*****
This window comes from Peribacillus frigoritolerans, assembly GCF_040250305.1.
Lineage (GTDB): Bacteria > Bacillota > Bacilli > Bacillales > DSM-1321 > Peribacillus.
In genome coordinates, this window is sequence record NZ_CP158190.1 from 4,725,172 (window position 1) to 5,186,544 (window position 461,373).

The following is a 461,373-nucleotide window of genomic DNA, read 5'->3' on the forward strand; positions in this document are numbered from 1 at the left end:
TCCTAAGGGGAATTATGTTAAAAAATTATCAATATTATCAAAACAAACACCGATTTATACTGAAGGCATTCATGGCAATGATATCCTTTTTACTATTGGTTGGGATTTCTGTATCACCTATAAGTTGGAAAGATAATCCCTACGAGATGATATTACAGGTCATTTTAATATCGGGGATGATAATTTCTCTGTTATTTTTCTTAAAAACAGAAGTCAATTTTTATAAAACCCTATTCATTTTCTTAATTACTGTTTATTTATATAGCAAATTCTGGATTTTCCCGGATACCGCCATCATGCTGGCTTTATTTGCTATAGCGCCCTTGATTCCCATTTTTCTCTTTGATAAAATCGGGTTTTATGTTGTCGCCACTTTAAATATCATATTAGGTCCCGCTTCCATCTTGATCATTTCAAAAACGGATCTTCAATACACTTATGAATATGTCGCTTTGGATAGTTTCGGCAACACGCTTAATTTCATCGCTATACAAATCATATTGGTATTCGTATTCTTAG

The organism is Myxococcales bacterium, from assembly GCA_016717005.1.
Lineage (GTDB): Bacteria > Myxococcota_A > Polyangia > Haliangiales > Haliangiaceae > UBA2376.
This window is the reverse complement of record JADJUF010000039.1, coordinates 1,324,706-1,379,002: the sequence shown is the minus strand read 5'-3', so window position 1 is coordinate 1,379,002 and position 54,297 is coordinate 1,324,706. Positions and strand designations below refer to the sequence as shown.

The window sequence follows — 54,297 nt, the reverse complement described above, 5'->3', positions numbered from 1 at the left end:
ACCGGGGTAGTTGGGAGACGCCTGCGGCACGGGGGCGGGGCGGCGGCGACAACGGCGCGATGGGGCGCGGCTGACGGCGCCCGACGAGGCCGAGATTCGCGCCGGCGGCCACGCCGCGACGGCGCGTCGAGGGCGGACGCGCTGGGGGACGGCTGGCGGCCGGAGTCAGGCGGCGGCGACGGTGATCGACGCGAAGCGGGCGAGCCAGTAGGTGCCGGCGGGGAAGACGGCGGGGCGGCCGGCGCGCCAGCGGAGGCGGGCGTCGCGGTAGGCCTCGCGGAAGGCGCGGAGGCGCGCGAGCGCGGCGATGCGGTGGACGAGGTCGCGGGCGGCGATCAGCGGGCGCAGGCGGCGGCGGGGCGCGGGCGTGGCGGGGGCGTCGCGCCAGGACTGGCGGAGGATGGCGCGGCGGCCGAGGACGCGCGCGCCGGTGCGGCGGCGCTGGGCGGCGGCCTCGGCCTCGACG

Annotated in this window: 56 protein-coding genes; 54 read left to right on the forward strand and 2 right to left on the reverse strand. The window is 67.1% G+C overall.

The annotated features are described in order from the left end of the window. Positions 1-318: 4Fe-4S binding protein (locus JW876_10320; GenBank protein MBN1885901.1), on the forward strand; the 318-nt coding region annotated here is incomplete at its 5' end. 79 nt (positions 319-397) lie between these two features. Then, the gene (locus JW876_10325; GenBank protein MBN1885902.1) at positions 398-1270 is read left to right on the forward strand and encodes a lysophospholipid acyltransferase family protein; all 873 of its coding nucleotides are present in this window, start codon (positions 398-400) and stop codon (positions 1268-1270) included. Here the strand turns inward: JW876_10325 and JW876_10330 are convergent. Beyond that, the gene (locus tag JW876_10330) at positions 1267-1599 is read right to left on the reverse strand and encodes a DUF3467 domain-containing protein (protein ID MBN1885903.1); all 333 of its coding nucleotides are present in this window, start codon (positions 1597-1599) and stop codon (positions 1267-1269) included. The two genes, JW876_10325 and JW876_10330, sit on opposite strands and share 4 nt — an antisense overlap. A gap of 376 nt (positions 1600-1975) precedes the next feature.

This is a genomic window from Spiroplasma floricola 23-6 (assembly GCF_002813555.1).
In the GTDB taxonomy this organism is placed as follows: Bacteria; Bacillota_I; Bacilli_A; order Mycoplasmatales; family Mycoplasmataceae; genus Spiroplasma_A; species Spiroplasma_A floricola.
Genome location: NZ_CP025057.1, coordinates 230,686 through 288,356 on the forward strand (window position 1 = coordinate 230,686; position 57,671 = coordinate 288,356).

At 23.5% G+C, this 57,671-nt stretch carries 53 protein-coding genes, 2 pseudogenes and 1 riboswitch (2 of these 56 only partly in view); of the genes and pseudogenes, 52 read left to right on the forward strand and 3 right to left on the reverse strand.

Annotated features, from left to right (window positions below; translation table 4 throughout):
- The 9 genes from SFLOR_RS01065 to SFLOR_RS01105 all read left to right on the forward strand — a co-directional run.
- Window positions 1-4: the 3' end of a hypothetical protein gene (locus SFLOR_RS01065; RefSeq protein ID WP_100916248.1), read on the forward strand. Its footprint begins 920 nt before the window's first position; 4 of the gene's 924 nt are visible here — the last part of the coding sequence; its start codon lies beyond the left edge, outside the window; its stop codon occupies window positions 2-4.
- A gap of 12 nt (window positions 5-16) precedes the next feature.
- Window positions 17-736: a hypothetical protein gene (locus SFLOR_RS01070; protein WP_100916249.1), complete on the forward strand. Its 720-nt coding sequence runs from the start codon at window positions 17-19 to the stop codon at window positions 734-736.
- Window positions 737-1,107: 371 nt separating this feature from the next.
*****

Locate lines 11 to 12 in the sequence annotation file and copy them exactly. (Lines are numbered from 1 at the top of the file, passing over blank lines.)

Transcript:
Annotated in this window: 56 protein-coding genes; 54 read left to right on the forward strand and 2 right to left on the reverse strand. The window is 67.1% G+C overall.

The annotated features are described in order from the left end of the window. Positions 1-318: 4Fe-4S binding protein (locus JW876_10320; GenBank protein MBN1885901.1), on the forward strand; the 318-nt coding region annotated here is incomplete at its 5' end. 79 nt (positions 319-397) lie between these two features. Then, the gene (locus JW876_10325; GenBank protein MBN1885902.1) at positions 398-1270 is read left to right on the forward strand and encodes a lysophospholipid acyltransferase family protein; all 873 of its coding nucleotides are present in this window, start codon (positions 398-400) and stop codon (positions 1268-1270) included. Here the strand turns inward: JW876_10325 and JW876_10330 are convergent. Beyond that, the gene (locus tag JW876_10330) at positions 1267-1599 is read right to left on the reverse strand and encodes a DUF3467 domain-containing protein (protein ID MBN1885903.1); all 333 of its coding nucleotides are present in this window, start codon (positions 1597-1599) and stop codon (positions 1267-1269) included. The two genes, JW876_10325 and JW876_10330, sit on opposite strands and share 4 nt — an antisense overlap. A gap of 376 nt (positions 1600-1975) precedes the next feature.